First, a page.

Levi Altstaedter, Laura (with the support of East Carolina University, USA)


P 32   Border Pedagogy: Towards Re-routing Roots in Intercultural Education                                

The constitution of transnational identities in Englishes springing from interconnected ‘travelling cultures’ characterises the experience of multicultural communities whose roots hybridise in every new route. English language represents cultures which are always ‘in the making’ and in a constant process of ‘becoming’ through intercultural mediation. Border pedagogy offers the opportunity for students of English to delve into the multiple references that constitute different cultural codes and works actively on critical cultural awareness and intercultural interpretation.

Perduca, Florencia (APIBA)


P 33    An Experience with ICT and University Students                                                

The implementation of ICTs with university entrance course students, who come from different socio economic and cultural backgrounds, has provided a new environment for both teachers and learners. This paper presents the theoretical background, the T-PACK among others, an analysis of our experience and the results achieved, which confirmed the positive impact on our students when using technology in the classroom.   Key words: ICTs, teachers, learners, university students, different backgrounds, T-PACK.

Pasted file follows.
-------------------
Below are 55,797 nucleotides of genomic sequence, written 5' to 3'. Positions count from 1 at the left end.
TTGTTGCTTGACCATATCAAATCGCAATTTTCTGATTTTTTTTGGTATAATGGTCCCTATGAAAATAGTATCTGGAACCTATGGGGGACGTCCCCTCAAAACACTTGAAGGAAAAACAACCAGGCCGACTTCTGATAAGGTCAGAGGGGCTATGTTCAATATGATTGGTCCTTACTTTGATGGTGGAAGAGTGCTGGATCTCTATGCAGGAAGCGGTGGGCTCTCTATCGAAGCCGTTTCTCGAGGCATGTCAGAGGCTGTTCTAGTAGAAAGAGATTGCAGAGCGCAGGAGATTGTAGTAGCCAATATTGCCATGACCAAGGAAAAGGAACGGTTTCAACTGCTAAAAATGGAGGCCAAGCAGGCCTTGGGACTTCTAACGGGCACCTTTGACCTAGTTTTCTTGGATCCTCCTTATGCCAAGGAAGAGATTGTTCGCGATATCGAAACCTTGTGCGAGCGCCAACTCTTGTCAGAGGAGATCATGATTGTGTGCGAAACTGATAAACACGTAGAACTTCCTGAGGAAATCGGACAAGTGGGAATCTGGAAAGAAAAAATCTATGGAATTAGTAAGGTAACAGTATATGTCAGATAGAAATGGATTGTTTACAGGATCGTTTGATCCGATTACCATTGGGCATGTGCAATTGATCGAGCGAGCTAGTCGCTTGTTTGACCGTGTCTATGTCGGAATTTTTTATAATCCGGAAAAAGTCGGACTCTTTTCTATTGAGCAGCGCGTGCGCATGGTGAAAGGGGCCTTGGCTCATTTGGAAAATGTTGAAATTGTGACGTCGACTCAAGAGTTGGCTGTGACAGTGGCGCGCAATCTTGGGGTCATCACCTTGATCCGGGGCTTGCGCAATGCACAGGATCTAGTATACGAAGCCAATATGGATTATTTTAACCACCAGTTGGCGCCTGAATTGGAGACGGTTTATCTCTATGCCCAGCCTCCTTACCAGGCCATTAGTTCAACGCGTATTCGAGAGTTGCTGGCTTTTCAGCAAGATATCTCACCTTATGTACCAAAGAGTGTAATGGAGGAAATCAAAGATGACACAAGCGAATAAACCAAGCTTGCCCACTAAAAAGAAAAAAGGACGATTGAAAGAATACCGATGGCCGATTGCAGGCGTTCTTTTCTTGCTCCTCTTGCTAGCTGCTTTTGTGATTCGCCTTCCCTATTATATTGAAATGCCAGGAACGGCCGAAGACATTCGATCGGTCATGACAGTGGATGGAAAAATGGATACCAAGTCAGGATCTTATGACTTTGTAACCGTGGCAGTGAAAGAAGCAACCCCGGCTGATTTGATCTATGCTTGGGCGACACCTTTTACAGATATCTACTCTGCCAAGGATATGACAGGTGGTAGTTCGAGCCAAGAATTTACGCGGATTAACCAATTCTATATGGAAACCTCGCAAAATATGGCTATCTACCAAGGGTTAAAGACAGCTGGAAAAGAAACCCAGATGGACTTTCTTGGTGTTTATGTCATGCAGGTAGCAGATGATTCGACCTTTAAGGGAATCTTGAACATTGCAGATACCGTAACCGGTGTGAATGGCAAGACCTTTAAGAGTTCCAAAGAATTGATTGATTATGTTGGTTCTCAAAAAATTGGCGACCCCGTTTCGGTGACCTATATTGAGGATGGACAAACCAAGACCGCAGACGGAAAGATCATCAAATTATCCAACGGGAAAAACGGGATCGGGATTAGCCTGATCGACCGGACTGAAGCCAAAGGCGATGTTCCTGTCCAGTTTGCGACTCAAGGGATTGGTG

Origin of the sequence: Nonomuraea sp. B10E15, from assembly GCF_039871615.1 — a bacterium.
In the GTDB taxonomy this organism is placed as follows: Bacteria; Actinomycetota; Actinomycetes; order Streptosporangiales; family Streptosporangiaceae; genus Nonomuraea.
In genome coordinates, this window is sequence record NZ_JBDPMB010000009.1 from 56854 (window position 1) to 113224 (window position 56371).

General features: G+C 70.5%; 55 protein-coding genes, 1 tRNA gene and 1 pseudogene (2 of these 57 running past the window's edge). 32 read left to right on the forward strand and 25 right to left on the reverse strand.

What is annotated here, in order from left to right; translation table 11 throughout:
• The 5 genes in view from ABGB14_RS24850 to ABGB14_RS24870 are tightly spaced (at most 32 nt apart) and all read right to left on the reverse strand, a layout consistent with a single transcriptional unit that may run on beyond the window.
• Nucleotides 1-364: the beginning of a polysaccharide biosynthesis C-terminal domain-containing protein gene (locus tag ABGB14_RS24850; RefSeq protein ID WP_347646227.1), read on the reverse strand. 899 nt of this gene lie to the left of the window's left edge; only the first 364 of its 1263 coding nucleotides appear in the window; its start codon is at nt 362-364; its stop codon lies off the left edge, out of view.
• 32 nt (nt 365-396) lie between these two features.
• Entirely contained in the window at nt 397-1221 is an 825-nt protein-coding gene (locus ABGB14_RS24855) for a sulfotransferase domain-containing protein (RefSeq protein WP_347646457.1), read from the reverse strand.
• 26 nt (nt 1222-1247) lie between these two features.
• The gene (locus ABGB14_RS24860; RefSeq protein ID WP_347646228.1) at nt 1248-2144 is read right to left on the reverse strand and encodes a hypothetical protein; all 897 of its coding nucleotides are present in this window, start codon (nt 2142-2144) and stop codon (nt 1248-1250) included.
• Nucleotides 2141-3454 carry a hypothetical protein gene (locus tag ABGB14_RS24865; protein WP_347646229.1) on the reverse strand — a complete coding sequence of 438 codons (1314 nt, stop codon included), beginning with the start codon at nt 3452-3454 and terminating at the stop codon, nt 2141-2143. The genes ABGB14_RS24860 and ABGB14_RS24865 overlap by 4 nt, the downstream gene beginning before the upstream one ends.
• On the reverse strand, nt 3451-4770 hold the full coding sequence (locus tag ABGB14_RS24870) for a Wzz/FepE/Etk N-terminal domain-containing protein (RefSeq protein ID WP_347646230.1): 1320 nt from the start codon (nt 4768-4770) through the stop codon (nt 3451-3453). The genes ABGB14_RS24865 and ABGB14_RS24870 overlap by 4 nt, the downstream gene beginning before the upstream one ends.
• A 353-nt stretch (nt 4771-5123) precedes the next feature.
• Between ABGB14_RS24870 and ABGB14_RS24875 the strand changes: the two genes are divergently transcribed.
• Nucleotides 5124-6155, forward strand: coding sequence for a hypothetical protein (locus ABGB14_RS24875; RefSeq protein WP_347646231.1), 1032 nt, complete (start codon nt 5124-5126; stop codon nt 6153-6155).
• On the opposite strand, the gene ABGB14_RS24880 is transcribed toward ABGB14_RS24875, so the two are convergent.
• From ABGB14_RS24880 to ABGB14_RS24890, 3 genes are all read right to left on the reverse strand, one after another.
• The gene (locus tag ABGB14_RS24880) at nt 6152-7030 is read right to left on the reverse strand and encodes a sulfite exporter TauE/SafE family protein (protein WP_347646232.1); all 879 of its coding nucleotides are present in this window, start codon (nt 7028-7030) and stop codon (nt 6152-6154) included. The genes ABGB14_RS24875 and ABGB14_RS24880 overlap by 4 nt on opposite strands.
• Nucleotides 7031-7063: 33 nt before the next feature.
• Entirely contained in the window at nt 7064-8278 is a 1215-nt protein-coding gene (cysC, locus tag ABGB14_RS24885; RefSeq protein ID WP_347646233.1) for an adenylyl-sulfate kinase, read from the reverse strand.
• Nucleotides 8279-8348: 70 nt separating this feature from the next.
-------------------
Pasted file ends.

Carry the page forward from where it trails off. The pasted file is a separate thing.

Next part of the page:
Martino, Daniela; Arzuaga, Julia E. & Marchel, Ana Laura


P 34   Cultural Experiences in the ELT Class   

Culture and language are intimately related, but sometimes teaching about a foreign language puts our own culture in perspective because at home, we are rarely prompted to reflect on our cultural selves. Outcomes of the presenter’s experience during the Fulbright Teaching Exchange Program and the effects of its inclusion in ELT classes will be shared with the audience.